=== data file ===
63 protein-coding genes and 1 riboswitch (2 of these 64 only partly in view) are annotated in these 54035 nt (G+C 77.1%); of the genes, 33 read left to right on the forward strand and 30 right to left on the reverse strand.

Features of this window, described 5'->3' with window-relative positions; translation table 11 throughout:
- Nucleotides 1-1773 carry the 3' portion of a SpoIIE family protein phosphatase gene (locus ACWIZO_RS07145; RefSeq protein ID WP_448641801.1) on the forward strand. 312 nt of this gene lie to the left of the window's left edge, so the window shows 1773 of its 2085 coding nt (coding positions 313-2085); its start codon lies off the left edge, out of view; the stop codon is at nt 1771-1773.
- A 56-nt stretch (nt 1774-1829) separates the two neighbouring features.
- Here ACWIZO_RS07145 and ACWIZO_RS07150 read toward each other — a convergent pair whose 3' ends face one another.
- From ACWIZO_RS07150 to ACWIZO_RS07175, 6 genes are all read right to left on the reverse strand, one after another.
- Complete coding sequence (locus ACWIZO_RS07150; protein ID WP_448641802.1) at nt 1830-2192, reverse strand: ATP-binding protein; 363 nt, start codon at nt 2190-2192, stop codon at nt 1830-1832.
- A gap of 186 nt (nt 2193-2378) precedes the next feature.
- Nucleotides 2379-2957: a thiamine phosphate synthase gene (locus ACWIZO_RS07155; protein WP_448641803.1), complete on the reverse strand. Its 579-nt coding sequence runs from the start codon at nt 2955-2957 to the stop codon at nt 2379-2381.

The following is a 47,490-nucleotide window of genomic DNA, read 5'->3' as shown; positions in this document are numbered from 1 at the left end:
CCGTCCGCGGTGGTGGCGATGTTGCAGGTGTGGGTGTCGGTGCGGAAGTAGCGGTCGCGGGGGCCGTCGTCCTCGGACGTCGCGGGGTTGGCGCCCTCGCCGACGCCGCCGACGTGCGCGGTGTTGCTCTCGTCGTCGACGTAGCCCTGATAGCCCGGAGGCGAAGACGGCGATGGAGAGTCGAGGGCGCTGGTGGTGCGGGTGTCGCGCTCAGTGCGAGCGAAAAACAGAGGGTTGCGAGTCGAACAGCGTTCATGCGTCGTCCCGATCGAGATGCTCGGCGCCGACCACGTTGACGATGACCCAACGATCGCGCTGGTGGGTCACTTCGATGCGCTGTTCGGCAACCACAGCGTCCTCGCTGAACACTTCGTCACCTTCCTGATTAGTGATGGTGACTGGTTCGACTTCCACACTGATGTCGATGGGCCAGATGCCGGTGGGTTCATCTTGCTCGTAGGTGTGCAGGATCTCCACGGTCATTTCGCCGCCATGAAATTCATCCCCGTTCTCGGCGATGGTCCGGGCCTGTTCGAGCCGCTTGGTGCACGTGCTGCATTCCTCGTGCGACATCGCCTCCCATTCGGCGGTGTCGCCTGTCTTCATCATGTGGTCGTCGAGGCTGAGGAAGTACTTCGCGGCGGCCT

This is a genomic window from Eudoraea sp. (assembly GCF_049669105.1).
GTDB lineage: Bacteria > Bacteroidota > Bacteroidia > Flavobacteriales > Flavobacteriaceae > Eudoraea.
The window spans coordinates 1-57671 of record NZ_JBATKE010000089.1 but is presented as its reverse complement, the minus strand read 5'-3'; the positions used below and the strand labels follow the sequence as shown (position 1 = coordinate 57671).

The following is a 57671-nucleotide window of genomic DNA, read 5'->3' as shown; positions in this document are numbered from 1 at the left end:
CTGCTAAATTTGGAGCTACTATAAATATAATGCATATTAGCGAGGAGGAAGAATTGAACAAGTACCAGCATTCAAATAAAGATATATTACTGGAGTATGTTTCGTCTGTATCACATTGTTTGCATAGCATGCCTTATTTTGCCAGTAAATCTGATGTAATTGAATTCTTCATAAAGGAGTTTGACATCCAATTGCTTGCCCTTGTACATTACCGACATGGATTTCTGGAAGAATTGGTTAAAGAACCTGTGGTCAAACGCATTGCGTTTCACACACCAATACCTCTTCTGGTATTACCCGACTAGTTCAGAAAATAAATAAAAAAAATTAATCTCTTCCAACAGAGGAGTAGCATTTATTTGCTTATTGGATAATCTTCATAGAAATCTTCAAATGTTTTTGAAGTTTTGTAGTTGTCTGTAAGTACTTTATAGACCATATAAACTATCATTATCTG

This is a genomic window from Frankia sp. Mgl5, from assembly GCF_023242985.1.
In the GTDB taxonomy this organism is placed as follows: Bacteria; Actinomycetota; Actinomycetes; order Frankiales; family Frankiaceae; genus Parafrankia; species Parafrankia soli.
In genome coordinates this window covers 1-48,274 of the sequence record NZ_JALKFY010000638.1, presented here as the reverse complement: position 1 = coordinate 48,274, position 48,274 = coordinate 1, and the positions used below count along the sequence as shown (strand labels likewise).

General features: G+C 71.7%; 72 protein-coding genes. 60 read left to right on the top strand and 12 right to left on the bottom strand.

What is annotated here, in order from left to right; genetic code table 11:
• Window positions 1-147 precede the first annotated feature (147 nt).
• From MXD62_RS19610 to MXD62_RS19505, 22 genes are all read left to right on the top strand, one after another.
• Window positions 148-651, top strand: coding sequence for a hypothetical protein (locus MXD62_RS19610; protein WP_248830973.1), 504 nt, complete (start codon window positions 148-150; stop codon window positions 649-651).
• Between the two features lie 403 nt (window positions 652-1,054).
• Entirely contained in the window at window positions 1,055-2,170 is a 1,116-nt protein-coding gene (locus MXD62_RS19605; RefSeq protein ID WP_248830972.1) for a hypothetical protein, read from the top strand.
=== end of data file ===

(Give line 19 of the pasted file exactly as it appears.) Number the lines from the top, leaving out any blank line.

In genome coordinates this window covers 1-48,274 of the sequence record NZ_JALKFY010000638.1, presented here as the reverse complement: position 1 = coordinate 48,274, position 48,274 = coordinate 1, and the positions used below count along the sequence as shown (strand labels likewise).